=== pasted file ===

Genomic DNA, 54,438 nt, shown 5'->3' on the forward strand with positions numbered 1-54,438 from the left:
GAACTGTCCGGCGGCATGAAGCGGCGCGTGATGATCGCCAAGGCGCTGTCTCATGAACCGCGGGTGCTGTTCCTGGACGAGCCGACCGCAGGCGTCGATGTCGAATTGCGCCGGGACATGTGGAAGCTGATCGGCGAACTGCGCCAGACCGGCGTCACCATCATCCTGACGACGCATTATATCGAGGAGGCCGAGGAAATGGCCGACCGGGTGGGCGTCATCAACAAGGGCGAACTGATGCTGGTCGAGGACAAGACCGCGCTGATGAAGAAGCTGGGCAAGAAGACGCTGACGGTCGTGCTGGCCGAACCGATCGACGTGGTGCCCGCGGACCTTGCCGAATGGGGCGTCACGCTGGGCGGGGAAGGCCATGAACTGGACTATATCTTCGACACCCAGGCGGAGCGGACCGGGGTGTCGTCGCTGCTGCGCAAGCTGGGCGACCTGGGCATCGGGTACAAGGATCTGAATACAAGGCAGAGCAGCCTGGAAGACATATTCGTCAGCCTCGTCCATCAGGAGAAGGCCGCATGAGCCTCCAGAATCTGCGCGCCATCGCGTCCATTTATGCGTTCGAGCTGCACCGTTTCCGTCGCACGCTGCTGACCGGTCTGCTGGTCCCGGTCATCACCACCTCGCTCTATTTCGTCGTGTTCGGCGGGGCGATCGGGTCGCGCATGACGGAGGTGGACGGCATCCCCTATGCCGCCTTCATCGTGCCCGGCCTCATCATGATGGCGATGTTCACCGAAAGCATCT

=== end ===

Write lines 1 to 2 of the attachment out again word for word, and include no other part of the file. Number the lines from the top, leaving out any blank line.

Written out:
Genomic DNA, 54,438 nt, shown 5'->3' on the forward strand with positions numbered 1-54,438 from the left:
GAACTGTCCGGCGGCATGAAGCGGCGCGTGATGATCGCCAAGGCGCTGTCTCATGAACCGCGGGTGCTGTTCCTGGACGAGCCGACCGCAGGCGTCGATGTCGAATTGCGCCGGGACATGTGGAAGCTGATCGGCGAACTGCGCCAGACCGGCGTCACCATCATCCTGACGACGCATTATATCGAGGAGGCCGAGGAAATGGCCGACCGGGTGGGCGTCATCAACAAGGGCGAACTGATGCTGGTCGAGGACAAGACCGCGCTGATGAAGAAGCTGGGCAAGAAGACGCTGACGGTCGTGCTGGCCGAACCGATCGACGTGGTGCCCGCGGACCTTGCCGAATGGGGCGTCACGCTGGGCGGGGAAGGCCATGAACTGGACTATATCTTCGACACCCAGGCGGAGCGGACCGGGGTGTCGTCGCTGCTGCGCAAGCTGGGCGACCTGGGCATCGGGTACAAGGATCTGAATACAAGGCAGAGCAGCCTGGAAGACATATTCGTCAGCCTCGTCCATCAGGAGAAGGCCGCATGAGCCTCCAGAATCTGCGCGCCATCGCGTCCATTTATGCGTTCGAGCTGCACCGTTTCCGTCGCACGCTGCTGACCGGTCTGCTGGTCCCGGTCATCACCACCTCGCTCTATTTCGTCGTGTTCGGCGGGGCGATCGGGTCGCGCATGACGGAGGTGGACGGCATCCCCTATGCCGCCTTCATCGTGCCCGGCCTCATCATGATGGCGATGTTCACCGAAAGCATCT